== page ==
Employers boost 401(k) programs as pension plans get phased outReprints
Employers are tweaking and sweetening their 401(k) plans as increasingly the programs become the sole retirement savings vehicle offered by many companies.
Higher company matches and the introduction of automatic enrollment features have been implemented as employers seek to boost retirement savings plans while they phase out their defined benefit pension plans.
While 401(k) plans once were viewed as arrangements to supplement corporate pension plans that provided a specific monthly benefit, unpredictable costs due to fluctuating investments and interest rates prompted employers to move away from those plans to the greater cost certainty of 401(k) and other defined contribution plans.
As recently as 1998, 90% of Fortune 100 companies offered defined benefit plans to new salaried employees, according to Towers Watson & Co. By last year, though, just 30% of Fortune 100 companies still offered them (see chart below).
The Pension Benefit Guaranty Corp.'s insurance program, to which employers with defined benefit plans must pay insurance premiums, covered more than 100,000 such plans in 1985. Today, it's just 22,000 plans.
At the same time, the number of 401(k) plans has skyrocketed leaping from just over 200,000 in 1995 to more than 500,000 in 2011, according to a Labor Department report citing the most recent year definitive statistics are available.
In response, many employers have beefed up their 401(k) plans to compensate in varying degrees for the loss of retirement income employees would have received from their now-frozen or terminated defined benefit plans.
“Employers want to do what they can so that employees are saving enough,” said Rob Austin, director of retirement research in the Charlotte, North Carolina, office of Aon Hewitt.
A major way employers have done that is sweetening the formula used to determine how much they will match employees' 401(k) contributions.
For example, the most popular employer match now — used in 19% of plans — is one in which employers match 100% of employees' salary deferrals, up to the first 6% of pay. By contrast, in 2001, the most common match — used in 21% of plans — was one in which employers matched 50% of salary deferrals, up to the first 6% of pay, according to Aon Hewitt data.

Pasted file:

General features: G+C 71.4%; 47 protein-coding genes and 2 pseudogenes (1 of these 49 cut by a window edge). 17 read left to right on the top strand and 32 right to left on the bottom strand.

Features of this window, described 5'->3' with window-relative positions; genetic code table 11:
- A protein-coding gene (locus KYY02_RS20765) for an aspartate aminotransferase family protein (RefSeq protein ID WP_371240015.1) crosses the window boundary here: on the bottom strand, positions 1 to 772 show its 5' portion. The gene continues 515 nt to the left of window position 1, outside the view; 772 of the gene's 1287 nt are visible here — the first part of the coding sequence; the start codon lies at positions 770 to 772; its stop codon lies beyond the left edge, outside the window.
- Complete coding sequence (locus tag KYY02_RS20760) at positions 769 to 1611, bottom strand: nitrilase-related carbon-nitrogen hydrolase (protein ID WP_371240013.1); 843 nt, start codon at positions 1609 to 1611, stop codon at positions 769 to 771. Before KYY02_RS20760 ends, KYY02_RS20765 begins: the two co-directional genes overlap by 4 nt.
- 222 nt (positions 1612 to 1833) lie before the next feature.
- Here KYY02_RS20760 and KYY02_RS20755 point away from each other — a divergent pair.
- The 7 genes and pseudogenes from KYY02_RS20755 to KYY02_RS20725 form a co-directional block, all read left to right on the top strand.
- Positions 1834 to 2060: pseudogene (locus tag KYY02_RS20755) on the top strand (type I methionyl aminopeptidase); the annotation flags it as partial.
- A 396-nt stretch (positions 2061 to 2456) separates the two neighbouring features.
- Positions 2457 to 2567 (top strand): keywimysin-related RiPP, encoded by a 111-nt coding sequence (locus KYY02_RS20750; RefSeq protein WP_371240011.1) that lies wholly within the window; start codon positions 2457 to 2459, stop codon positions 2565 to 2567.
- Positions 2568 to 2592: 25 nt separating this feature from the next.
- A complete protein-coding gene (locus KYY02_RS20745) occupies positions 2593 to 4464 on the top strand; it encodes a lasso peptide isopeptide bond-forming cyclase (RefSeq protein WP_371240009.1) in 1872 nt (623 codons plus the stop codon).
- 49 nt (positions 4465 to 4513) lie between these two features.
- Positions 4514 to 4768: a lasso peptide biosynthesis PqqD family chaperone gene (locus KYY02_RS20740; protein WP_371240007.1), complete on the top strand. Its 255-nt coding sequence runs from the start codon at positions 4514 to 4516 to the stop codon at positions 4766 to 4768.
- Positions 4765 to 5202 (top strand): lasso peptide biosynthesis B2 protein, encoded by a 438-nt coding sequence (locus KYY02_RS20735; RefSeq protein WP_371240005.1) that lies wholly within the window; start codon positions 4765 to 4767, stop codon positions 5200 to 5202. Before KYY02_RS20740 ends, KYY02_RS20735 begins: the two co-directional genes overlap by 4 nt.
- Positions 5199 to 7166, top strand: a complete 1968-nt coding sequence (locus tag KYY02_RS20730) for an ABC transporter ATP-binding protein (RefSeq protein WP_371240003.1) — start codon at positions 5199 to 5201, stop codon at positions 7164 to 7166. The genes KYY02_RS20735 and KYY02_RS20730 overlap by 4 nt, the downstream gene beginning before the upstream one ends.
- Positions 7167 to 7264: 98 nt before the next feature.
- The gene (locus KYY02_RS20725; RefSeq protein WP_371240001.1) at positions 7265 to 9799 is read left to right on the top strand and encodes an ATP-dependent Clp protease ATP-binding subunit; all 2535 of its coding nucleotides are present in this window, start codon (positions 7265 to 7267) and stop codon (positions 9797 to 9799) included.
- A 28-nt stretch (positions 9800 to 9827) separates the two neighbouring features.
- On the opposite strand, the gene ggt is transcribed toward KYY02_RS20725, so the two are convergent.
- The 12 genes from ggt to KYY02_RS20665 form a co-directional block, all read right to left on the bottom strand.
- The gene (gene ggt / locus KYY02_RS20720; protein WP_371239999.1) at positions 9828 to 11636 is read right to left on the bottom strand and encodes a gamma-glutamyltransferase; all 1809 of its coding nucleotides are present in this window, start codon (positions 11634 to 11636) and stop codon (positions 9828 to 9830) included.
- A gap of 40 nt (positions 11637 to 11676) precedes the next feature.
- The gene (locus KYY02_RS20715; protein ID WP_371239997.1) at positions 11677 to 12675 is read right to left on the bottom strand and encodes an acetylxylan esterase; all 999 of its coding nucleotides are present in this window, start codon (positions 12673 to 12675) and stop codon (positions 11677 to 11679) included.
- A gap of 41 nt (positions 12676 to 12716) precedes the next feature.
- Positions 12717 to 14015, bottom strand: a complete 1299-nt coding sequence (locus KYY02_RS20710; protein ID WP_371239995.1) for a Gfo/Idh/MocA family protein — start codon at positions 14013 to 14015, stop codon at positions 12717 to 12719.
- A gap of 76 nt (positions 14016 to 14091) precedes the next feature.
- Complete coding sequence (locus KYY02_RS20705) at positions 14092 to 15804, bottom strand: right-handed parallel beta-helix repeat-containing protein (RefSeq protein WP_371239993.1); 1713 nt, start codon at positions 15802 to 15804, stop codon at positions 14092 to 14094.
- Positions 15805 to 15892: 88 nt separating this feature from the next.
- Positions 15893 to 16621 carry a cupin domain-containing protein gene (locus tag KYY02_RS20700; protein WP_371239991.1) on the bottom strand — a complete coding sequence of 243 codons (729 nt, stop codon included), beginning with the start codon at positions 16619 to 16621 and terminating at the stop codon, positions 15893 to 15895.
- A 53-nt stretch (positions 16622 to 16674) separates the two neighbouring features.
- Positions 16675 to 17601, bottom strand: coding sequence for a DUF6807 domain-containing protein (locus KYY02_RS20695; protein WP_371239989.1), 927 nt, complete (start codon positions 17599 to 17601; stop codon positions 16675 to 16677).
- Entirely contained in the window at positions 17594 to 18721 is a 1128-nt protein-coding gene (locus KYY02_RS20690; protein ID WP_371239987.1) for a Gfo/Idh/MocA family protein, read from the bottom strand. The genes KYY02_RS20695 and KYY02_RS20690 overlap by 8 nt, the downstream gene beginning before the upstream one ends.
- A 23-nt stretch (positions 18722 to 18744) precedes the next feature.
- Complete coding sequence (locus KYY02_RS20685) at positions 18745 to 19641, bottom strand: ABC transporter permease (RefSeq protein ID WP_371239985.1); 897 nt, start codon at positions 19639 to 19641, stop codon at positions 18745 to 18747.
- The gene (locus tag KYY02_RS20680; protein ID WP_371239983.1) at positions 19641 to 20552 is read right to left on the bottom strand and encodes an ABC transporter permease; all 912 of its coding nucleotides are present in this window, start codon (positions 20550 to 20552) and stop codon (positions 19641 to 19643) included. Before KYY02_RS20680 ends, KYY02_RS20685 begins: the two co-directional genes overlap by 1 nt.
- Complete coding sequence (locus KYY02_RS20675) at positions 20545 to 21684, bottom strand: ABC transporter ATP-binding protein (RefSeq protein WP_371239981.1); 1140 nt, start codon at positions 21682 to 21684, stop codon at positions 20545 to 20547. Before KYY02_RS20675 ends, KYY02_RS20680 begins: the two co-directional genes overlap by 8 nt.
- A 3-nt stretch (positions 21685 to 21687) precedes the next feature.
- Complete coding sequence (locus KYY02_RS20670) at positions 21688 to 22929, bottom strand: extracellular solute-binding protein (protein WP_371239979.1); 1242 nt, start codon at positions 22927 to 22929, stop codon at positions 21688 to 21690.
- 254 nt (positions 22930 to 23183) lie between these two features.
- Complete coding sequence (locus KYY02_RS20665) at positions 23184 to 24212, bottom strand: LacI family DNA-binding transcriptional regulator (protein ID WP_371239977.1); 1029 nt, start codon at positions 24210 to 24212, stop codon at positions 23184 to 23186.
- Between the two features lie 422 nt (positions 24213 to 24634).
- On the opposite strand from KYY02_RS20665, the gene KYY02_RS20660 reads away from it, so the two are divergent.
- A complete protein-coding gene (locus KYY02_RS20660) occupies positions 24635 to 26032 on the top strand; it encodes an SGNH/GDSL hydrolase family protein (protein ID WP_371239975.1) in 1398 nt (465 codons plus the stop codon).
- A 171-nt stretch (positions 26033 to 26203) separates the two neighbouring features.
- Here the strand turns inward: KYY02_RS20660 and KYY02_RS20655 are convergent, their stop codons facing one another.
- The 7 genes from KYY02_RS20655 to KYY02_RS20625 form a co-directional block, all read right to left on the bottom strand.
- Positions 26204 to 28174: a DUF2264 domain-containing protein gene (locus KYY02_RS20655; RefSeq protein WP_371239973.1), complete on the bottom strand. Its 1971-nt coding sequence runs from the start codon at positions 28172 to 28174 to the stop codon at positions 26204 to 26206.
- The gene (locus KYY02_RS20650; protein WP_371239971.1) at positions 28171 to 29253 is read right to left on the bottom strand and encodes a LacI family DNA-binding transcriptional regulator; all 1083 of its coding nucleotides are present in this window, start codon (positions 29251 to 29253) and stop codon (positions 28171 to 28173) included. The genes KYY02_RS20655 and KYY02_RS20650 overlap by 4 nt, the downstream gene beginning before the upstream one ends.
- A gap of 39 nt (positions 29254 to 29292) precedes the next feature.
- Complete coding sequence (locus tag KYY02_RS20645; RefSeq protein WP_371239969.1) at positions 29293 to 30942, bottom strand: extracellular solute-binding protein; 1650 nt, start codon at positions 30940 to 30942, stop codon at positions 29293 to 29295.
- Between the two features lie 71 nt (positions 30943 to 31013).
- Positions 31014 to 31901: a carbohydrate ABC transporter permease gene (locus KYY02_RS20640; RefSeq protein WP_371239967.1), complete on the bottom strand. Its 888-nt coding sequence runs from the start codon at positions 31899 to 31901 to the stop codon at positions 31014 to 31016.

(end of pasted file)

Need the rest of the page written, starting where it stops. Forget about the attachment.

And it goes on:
Total contributions that can be made in a year depend on the employer's plan design and the employee's pay (see story at right).
Some employers, especially those that have frozen their defined benefit plans, have done even more. For example, when IBM Corp. froze its defined benefit plans in 2008, it added an automatic employer contribution feature.
Under that enhancement, participants in the cash balance pension plan that IBM froze received a dollar-for-dollar 401(k) plan match on employee contributions, up to the first 6% of pay, and an automatic company contribution equal to 2% of pay.
“When companies freeze their defined benefit plans, some may feel two steps are necessary” for their remaining 401(k) plan, said Jack Abraham, a principal with PricewaterhouseCoopers L.L.P. in Chicago, referring to a sweetened company match and an automatic employer contribution.
Another design change that has taken hold is automatic enrollment — now offered by nearly 60% of employers with 401(k) plans vs. less than 20% in 2005, according to Aon Hewitt.
That approach paid off for Hendrick Automotive Group in Charlotte, North Carolina. Employee participation in the company's 401(k) plan surged to 80% when the company added an automatic enrollment feature in 2011, up from 60% before automatic enrollment was added, said Andrea Darrow, manager of retirement programs.
“We want to take care of our employees and be sure they have a nest egg to fall back on,” Ms. Darrow said.
In fact, “automatic enrollment has been wildly successful” for employers, said Sandra Pappa, a Pittsburgh-based principal in Buck Consultants L.L.C.'s retirement practice.
According to Aon Hewitt research, the average participation rate of employees subject to automatic enrollment is 84.6%, compared with just 62.4% for employees who are not.
But not all design changes have been positively received.
For example, AOL Inc. reversed course earlier this year following a barrage of employee complaints about the internet provider's decision to match employees' 401(k) contributions at the end of the year instead of each pay period.
“We heard you on this topic. And as we discussed the matter over several days, with management and employees, we have decided to change the policy back to a per-pay-period matching contribution,” AOL Chief Executive Tim Armstrong told employees in an email.
The motivation to reduce the frequency of matching contributions is simple: Employers can reduce their costs.
“If you have a lot of turnover, you can save money and reward those who stay with the company,” said Robyn Credico, national director of defined contribution consulting at Towers Watson & Co. in Arlington, Virginia.
Just 8% of employers that match employee contributions do so only once a year, with 86% matching contributions during each pay period, according to Aon Hewitt.